Customer Segmentation, is the subdivision of a market into discrete customer groups that share similar characteristics. It also divides customers into groups based on the distinct underlying needs or characteristics driving their purchase decisions. Segmentation is a powerful marketing tool to identify unmet customer needs. Truly distinct customer segments respond to different value propositions & require different strategic approaches. Customer Segmentation is most effective when a company tailors offerings to segments that are the most profitable & serves them with distinct competitive advantages. This prioritization can help organizations develop marketing campaigns and pricing strategies to extract maximum value from both high- and low- profit customers.
Customer Segmentation also serves as fundamental basis for allocating resources to Product development, Marketing, Service, and Delivery programs. In other words, if strategy is the art of allocating scarce resources, then segmentation and the understanding it provides about your core customer groups-is part of the science informing that allocation.
How should segmentation be done?
Customer Segmentation requires managers to:
However, one should remember,
- Divide the market into meaningful and measurable segments according to customers' needs, their past behaviors or their demographic profiles.
- Determine the profit potential of each segment by analyzing the revenue and cost impacts of serving each segment.
- Target segments according to their profit potential and the company's ability to serve them in a proprietary way.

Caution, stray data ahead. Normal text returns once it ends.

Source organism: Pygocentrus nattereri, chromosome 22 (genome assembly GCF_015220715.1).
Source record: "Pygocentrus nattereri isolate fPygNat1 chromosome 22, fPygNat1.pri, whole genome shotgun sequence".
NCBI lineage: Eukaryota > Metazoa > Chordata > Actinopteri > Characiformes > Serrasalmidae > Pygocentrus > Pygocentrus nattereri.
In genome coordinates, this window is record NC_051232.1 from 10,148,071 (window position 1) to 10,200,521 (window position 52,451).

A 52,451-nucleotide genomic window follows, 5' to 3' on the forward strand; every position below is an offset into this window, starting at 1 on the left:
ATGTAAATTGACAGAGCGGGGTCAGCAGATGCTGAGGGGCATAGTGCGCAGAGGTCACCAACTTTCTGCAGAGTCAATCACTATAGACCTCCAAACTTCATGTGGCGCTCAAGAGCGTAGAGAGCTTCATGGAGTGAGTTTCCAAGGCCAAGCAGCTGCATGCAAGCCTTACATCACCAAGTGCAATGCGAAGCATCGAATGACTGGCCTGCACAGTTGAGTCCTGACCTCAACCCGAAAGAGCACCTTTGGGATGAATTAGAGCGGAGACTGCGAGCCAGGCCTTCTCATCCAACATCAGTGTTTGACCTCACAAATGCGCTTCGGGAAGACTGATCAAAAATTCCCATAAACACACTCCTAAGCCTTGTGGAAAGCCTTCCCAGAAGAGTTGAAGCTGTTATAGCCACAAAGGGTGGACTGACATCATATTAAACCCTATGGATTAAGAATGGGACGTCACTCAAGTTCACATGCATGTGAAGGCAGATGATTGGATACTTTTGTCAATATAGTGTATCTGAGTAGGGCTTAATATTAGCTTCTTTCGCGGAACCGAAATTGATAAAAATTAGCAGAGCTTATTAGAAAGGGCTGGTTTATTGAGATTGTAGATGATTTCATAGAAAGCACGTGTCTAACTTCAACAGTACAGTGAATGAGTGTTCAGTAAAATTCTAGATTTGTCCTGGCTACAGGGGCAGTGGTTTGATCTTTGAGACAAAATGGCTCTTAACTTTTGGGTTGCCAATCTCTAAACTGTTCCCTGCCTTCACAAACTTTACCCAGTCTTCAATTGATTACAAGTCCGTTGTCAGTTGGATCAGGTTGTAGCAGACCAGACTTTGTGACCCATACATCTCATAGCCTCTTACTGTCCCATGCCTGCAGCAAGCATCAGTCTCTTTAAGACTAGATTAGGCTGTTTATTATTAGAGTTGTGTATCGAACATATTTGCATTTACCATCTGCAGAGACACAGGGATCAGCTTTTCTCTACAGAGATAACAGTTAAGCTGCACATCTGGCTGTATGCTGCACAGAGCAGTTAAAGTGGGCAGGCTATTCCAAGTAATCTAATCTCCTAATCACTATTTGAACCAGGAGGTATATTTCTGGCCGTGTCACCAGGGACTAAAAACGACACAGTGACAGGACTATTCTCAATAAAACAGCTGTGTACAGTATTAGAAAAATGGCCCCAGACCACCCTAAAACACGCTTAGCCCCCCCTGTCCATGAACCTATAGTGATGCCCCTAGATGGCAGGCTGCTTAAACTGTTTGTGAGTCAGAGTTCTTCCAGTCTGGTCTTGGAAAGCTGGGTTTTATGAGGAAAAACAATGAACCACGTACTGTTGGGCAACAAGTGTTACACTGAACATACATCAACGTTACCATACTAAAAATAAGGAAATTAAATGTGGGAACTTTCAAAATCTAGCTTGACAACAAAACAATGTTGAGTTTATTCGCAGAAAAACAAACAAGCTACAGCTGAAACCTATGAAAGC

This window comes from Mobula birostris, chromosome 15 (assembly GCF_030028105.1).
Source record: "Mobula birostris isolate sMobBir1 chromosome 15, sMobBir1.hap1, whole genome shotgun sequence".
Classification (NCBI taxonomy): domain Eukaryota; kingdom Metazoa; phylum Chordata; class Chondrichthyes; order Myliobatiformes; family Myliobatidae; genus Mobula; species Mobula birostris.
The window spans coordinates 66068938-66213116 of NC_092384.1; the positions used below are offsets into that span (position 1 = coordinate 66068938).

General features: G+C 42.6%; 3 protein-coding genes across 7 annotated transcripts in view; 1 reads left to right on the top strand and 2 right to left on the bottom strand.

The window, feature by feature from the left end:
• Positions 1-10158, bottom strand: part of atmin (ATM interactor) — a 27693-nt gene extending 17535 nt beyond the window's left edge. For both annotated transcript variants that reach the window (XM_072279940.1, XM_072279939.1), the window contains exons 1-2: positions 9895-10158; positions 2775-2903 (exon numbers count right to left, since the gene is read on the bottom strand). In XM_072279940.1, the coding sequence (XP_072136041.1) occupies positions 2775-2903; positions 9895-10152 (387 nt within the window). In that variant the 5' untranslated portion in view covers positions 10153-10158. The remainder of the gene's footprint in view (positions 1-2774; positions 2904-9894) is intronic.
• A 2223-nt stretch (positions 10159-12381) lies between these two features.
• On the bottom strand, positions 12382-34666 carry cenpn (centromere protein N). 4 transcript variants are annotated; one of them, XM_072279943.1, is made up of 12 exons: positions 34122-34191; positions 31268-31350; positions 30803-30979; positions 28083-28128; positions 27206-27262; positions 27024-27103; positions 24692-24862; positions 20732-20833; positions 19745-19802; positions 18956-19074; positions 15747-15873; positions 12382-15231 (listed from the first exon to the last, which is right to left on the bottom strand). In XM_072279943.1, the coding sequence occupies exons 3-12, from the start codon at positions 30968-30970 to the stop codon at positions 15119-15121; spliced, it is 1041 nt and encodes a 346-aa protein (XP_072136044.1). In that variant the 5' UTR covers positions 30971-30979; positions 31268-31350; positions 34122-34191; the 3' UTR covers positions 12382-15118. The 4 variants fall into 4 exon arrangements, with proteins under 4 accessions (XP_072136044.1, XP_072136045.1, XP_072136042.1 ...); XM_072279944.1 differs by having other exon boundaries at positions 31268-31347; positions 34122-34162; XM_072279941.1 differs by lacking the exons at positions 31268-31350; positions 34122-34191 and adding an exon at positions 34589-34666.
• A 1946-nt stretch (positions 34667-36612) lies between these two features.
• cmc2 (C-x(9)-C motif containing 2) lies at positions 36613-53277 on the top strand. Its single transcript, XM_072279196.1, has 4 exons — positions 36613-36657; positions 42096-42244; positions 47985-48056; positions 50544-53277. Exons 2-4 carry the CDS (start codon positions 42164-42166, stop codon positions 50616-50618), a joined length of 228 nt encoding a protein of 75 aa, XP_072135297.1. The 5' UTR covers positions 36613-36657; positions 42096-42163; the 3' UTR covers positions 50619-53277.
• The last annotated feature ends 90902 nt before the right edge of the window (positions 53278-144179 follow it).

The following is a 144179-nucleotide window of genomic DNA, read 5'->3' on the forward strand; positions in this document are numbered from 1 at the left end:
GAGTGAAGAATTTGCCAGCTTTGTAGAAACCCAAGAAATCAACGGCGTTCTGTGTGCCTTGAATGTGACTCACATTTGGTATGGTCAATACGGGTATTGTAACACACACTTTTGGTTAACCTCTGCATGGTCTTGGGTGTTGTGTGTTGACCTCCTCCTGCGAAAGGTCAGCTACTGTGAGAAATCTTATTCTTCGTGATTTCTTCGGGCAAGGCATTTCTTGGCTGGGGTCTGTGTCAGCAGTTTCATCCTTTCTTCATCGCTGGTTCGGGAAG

- Invest resources to tailor product, service, marketing, and distribution programs to match the needs of each target segment.
- Measure performance of each segment and adjust the segmentation approach over time as market conditions change decision making throughout the organization.
Customer segmentation divides customers into groups based only on those needs and factors actually driving purchase decisions. A common mistake is to segment customers based on peripheral characteristics that, while interesting, provide no help in achieving the fundamental goal of segmentation: selling more product/services more profitably.
- Segment only on what truly drives purchase behavior.
- Think profit, not revenues. That being said, improved profits (not just revenues) should be the goal of customer segmentation. A common pitfall of companies defining target segments is to focus on revenue potential instead of bottom-line profit potential. This myopic view can lead a company to go after the wrong customers, growing sales even as the bottom-line suffers.
Companies can use customer segmentation to,
|*Prioritize new product development efforts.
*Develop customized marketing programs.
*Choose specific product features.
|*Establish appropriate service options.
*Design an optimal distribution strategy.
*Determine appropriate product pricing.